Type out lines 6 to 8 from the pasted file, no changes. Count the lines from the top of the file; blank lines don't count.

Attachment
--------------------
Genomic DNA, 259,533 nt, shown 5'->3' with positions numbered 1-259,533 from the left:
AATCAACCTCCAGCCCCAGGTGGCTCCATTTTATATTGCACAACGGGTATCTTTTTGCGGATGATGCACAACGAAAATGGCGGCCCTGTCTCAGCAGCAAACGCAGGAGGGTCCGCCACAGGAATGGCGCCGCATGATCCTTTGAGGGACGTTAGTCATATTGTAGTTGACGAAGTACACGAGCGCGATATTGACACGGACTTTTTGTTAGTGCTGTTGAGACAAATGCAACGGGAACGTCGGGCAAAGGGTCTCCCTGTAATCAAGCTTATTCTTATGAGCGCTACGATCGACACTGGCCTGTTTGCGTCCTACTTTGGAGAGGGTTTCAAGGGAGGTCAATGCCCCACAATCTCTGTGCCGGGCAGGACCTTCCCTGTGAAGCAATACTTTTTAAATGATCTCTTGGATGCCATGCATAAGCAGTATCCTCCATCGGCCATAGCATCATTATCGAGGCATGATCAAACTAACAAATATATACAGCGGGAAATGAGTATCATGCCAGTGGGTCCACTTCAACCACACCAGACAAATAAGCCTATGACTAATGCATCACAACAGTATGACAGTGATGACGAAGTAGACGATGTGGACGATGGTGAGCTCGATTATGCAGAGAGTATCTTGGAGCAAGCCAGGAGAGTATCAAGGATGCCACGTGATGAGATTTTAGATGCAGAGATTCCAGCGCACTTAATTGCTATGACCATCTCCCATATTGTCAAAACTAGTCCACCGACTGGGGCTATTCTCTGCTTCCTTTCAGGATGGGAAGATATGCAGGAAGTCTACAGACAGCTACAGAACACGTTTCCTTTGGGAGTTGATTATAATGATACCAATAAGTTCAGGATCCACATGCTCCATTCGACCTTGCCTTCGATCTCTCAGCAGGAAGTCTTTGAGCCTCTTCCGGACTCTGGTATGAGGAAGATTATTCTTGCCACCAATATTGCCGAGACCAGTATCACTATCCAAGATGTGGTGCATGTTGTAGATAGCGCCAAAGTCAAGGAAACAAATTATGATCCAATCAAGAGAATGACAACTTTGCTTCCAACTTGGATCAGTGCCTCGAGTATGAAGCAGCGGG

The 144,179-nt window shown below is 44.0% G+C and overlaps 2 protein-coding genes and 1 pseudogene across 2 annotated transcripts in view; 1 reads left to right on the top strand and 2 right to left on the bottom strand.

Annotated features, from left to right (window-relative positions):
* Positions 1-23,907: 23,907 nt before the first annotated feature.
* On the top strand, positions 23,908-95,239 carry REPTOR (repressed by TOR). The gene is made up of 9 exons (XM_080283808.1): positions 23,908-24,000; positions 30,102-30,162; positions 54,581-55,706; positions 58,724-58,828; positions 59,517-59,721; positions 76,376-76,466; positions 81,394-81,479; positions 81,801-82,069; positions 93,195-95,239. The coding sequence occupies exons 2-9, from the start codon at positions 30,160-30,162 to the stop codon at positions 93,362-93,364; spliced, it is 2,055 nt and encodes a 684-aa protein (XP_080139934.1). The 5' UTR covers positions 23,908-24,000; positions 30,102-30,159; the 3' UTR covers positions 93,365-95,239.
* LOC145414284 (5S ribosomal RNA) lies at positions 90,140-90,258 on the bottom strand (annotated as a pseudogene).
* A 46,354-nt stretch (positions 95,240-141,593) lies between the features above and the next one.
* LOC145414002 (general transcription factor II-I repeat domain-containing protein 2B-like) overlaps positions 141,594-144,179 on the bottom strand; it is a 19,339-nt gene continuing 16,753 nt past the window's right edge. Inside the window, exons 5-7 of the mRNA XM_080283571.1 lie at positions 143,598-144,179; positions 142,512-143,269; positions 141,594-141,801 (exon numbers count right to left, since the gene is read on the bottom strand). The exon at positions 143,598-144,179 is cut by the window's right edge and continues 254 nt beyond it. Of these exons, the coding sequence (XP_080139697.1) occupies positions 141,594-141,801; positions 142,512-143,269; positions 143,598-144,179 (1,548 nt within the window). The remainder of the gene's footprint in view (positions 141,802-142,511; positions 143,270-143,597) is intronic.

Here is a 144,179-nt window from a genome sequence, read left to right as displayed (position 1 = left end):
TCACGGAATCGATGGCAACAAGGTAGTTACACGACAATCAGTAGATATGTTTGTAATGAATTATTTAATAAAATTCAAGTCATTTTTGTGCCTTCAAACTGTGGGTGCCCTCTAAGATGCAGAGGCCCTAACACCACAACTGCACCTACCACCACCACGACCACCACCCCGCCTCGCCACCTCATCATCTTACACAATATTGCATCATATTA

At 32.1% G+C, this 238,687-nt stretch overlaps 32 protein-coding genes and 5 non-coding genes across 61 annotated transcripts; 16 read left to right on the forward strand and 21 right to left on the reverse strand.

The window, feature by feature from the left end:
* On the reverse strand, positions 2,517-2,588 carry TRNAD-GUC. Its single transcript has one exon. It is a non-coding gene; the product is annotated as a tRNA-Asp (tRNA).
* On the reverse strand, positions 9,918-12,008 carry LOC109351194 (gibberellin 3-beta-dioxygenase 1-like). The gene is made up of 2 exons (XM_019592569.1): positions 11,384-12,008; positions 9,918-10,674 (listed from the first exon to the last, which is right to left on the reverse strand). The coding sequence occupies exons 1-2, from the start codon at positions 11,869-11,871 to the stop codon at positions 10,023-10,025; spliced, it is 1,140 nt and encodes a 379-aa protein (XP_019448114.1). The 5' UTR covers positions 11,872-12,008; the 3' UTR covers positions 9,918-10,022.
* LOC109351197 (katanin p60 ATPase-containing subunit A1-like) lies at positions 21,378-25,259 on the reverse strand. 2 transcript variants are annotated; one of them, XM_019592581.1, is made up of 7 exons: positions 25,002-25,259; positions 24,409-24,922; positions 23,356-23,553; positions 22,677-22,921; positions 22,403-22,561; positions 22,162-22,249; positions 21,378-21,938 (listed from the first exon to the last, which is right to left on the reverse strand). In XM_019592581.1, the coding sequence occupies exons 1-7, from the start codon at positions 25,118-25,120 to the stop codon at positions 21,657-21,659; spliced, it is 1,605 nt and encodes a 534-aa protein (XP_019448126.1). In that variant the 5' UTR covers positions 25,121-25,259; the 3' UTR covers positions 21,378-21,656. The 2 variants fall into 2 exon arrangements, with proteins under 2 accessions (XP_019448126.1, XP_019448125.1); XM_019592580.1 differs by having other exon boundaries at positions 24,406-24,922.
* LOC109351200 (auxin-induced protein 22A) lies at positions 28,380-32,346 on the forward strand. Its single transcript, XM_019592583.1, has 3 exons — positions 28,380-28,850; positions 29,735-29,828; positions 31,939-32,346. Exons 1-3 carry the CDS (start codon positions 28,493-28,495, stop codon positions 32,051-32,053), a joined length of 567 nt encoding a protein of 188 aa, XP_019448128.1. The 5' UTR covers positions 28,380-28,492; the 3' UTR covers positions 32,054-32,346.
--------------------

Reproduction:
* On the top strand, positions 23,908-95,239 carry REPTOR (repressed by TOR). The gene is made up of 9 exons (XM_080283808.1): positions 23,908-24,000; positions 30,102-30,162; positions 54,581-55,706; positions 58,724-58,828; positions 59,517-59,721; positions 76,376-76,466; positions 81,394-81,479; positions 81,801-82,069; positions 93,195-95,239. The coding sequence occupies exons 2-9, from the start codon at positions 30,160-30,162 to the stop codon at positions 93,362-93,364; spliced, it is 2,055 nt and encodes a 684-aa protein (XP_080139934.1). The 5' UTR covers positions 23,908-24,000; positions 30,102-30,159; the 3' UTR covers positions 93,365-95,239.
* LOC145414284 (5S ribosomal RNA) lies at positions 90,140-90,258 on the bottom strand (annotated as a pseudogene).
* A 46,354-nt stretch (positions 95,240-141,593) lies between the features above and the next one.